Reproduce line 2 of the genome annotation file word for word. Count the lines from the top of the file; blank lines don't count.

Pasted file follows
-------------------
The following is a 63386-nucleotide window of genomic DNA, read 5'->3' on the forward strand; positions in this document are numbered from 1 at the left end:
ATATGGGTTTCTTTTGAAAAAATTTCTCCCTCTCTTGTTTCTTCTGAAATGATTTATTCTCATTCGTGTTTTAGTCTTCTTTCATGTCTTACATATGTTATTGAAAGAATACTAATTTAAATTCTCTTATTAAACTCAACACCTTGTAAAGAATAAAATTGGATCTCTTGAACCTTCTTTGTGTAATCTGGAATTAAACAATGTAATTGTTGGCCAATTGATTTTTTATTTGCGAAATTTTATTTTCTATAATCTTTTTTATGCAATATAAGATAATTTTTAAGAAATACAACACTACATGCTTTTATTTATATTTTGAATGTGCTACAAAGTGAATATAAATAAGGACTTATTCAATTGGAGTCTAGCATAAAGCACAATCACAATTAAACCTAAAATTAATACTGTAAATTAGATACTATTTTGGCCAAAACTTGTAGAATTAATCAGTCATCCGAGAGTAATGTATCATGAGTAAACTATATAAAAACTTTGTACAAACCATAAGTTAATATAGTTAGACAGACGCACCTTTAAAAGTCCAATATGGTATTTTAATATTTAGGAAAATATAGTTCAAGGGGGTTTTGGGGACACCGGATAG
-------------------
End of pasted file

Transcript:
ATATGGGTTTCTTTTGAAAAAATTTCTCCCTCTCTTGTTTCTTCTGAAATGATTTATTCTCATTCGTGTTTTAGTCTTCTTTCATGTCTTACATATGTTATTGAAAGAATACTAATTTAAATTCTCTTATTAAACTCAACACCTTGTAAAGAATAAAATTGGATCTCTTGAACCTTCTTTGTGTAATCTGGAATTAAACAATGTAATTGTTGGCCAATTGATTTTTTATTTGCGAAATTTTATTTTCTATAATCTTTTTTATGCAATATAAGATAATTTTTAAGAAATACAACACTACATGCTTTTATTTATATTTTGAATGTGCTACAAAGTGAATATAAATAAGGACTTATTCAATTGGAGTCTAGCATAAAGCACAATCACAATTAAACCTAAAATTAATACTGTAAATTAGATACTATTTTGGCCAAAACTTGTAGAATTAATCAGTCATCCGAGAGTAATGTATCATGAGTAAACTATATAAAAACTTTGTACAAACCATAAGTTAATATAGTTAGACAGACGCACCTTTAAAAGTCCAATATGGTATTTTAATATTTAGGAAAATATAGTTCAAGGGGGTTTTGGGGACACCGGATAG